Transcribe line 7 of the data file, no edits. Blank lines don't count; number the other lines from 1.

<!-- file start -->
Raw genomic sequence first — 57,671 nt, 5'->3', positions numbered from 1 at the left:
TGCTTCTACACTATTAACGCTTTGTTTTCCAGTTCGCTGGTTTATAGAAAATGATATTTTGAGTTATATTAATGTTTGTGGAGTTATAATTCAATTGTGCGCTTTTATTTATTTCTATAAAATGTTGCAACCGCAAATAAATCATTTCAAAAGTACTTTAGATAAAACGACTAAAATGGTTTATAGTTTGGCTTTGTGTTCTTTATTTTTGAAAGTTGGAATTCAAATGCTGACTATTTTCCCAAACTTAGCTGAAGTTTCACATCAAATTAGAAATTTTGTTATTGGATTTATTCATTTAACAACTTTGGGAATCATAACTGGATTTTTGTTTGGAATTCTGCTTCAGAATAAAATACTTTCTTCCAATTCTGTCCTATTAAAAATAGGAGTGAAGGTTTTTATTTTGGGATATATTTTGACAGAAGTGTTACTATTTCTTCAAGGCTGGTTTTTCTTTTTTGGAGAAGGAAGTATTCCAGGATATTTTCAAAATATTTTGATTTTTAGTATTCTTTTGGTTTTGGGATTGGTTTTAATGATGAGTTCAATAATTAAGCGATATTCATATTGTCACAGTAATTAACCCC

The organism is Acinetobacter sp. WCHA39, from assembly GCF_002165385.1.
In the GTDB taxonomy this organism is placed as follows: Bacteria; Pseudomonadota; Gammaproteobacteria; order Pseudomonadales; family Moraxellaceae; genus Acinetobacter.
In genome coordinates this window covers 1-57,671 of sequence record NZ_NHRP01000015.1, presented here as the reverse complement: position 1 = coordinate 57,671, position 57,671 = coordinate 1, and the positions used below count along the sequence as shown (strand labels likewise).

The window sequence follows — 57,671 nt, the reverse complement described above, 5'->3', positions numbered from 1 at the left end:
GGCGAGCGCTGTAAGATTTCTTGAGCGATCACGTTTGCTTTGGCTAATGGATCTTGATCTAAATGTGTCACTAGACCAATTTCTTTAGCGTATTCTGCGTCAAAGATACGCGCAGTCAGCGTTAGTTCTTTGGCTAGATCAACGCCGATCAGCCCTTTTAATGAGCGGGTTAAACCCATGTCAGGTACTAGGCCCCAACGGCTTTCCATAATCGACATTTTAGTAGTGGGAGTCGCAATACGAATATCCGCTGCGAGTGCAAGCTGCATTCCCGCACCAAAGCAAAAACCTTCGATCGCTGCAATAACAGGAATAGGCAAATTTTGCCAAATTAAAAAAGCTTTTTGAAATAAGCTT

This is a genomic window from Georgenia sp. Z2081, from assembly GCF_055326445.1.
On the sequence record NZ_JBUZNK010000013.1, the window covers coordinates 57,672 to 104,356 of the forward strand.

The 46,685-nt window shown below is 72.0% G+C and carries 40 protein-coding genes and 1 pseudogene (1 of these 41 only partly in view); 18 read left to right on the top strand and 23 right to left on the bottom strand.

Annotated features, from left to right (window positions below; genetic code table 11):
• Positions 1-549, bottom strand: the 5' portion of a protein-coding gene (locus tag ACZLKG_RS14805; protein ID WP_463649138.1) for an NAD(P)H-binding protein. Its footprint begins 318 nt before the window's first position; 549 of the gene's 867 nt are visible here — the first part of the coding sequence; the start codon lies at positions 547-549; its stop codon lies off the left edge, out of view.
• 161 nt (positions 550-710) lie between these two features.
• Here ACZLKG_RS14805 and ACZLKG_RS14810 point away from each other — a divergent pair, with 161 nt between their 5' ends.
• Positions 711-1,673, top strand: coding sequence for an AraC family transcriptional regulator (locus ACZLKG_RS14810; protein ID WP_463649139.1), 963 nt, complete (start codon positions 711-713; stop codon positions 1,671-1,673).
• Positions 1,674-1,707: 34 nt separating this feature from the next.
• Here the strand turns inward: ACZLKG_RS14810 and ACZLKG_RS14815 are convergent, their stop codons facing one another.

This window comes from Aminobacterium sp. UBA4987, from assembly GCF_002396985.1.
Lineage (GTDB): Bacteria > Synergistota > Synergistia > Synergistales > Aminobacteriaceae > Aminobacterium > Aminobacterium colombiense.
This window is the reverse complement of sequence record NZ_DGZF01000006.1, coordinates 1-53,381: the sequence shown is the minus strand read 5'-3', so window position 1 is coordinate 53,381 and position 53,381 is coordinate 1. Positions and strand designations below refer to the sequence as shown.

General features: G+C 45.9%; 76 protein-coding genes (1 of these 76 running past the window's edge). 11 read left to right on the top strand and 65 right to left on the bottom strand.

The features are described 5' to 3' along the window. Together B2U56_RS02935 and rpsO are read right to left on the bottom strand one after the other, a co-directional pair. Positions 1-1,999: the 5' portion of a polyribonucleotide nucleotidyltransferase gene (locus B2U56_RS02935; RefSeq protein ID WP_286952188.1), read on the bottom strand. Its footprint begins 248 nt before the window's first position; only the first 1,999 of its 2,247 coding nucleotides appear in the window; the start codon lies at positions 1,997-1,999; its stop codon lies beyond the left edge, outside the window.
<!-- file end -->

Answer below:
GGCGAGCGCTGTAAGATTTCTTGAGCGATCACGTTTGCTTTGGCTAATGGATCTTGATCTAAATGTGTCACTAGACCAATTTCTTTAGCGTATTCTGCGTCAAAGATACGCGCAGTCAGCGTTAGTTCTTTGGCTAGATCAACGCCGATCAGCCCTTTTAATGAGCGGGTTAAACCCATGTCAGGTACTAGGCCCCAACGGCTTTCCATAATCGACATTTTAGTAGTGGGAGTCGCAATACGAATATCCGCTGCGAGTGCAAGCTGCATTCCCGCACCAAAGCAAAAACCTTCGATCGCTGCAATAACAGGAATAGGCAAATTTTGCCAAATTAAAAAAGCTTTTTGAAATAAGCTT